Eating to Extinction

The World's Rarest Foods and Why We Need to Save Them

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Pub Date 01 Feb 2022 | Archive Date 20 Oct 2022

Description

A New York Times Book Review Editors' Choice

What Saladino finds in his adventures are people with soul-deep relationships to their food. This is not the decadence or the preciousness we might associate with a word like “foodie,” but a form of reverence . . . Enchanting." —Molly Young, The New York Times

Dan Saladino's Eating to Extinction is the prominent broadcaster’s pathbreaking tour of the world’s vanishing foods and his argument for why they matter now more than ever


Over the past several decades, globalization has homogenized what we eat, and done so ruthlessly. The numbers are stark: Of the roughly six thousand different plants once consumed by human beings, only nine remain major staples today. Just three of these—rice, wheat, and corn—now provide fifty percent of all our calories. Dig deeper and the trends are more worrisome still:

The source of much of the world’s food—seeds—is mostly in the control of just four corporations. Ninety-five percent of milk consumed in the United States comes from a single breed of cow. Half of all the world’s cheese is made with bacteria or enzymes made by one company. And one in four beers drunk around the world is the product of one brewer.

If it strikes you that everything is starting to taste the same wherever you are in the world, you’re by no means alone. This matters: when we lose diversity and foods become endangered, we not only risk the loss of traditional foodways, but also of flavors, smells, and textures that may never be experienced again. And the consolidation of our food has other steep costs, including a lack of resilience in the face of climate change, pests, and parasites. Our food monoculture is a threat to our health—and to the planet.

In Eating to Extinction, the distinguished BBC food journalist Dan Saladino travels the world to experience and document our most at-risk foods before it’s too late. He tells the fascinating stories of the people who continue to cultivate, forage, hunt, cook, and consume what the rest of us have forgotten or didn’t even know existed. Take honey—not the familiar product sold in plastic bottles, but the wild honey gathered by the Hadza people of East Africa, whose diet consists of eight hundred different plants and animals and who communicate with birds in order to locate bees’ nests. Or consider murnong—once the staple food of Aboriginal Australians, this small root vegetable with the sweet taste of coconut is undergoing a revival after nearly being driven to extinction. And in Sierra Leone, there are just a few surviving stenophylla trees, a plant species now considered crucial to the future of coffee.

From an Indigenous American chef refining precolonial recipes to farmers tending Geechee red peas on the Sea Islands of Georgia, the individuals profiled in Eating to Extinction are essential guides to treasured foods that have endured in the face of rampant sameness and standardization. They also provide a roadmap to a food system that is healthier, more robust, and, above all, richer in flavor and meaning.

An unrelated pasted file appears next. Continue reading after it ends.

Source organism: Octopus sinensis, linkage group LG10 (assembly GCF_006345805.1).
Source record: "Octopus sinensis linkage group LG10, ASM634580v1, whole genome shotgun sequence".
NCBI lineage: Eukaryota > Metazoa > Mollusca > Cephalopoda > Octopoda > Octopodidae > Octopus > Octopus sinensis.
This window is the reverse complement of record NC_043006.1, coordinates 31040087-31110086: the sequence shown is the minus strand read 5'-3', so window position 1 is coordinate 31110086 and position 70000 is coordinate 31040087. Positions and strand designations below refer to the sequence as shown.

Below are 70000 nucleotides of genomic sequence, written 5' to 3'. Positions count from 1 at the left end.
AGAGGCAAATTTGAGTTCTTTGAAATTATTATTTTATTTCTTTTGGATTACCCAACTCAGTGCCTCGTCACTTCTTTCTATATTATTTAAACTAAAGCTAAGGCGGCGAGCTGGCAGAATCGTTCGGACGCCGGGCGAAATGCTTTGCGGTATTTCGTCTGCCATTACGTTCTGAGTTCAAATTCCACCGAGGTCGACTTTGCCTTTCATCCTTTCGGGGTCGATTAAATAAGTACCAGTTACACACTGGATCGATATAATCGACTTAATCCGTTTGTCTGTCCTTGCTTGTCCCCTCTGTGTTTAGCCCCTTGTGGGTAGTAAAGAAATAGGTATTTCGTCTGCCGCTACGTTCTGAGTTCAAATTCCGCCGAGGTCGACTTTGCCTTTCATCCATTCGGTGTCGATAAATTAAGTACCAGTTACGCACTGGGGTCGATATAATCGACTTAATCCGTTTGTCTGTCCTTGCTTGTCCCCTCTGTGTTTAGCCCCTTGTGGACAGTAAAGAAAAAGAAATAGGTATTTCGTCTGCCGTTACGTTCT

A New York Times Book Review Editors' Choice

What Saladino finds in his adventures are people with soul-deep relationships to their food. This is not the decadence or the preciousness we might...


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EDITION Other Format
ISBN 9780374605322
PRICE $30.00 (USD)
PAGES 464

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Average rating from 18 members


Featured Reviews

This book was fascinating and a definite must read! Given the nature of it, I was a bit worried it may get a bit monotonous at some points, but I was pleasantly surprised to find it engaging throughout. I enjoyed the author's writing style and the depth he went into. He discussed endangered foods, but also gave a fairly thorough history of them. As diseases spread and take out more and more of our homogenous food supply, this book is so relevant and important for everyone to read. Most produce and animal products are made from one to a few international varieties and while they are varieties that may produce increased yields, they are less resistant to disease. This is already causing huge issues in the food industry and the problems are only beginning if something doesn't change. I love that there are numerous people around the world seeking to change this and bring back varieties indigenous to their areas. This book provided the perfect balance of raising an alarm for a concerning issue while also bringing hope that many are working to help make changes and helping the reader understand that there is hope for the future if the appropriate changes are made.

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A really intriguing book, which will be interesting not only for the loving food, but for anyone who is interested in biodiversity. The book really gives a broad look, explains the significance of different cultures, foods, gives historical remarks, and explains how the industry affects the environment. I recommend!

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This was a really fascinating read. I'm sure there are many ways this could be structured. While I'm sure some readers would want a deeper dive into one topic or another, I appreciated the varied exploration of different foods, and the different parts of the world they covered. I especially appreciated the narratives woven throughout, and the history included for context. Sometimes insertions of personal travels can overtake nonfiction texts like this, but the food remained at the center of each narrative. I definitely think this is a great read for anyone interested in food history.

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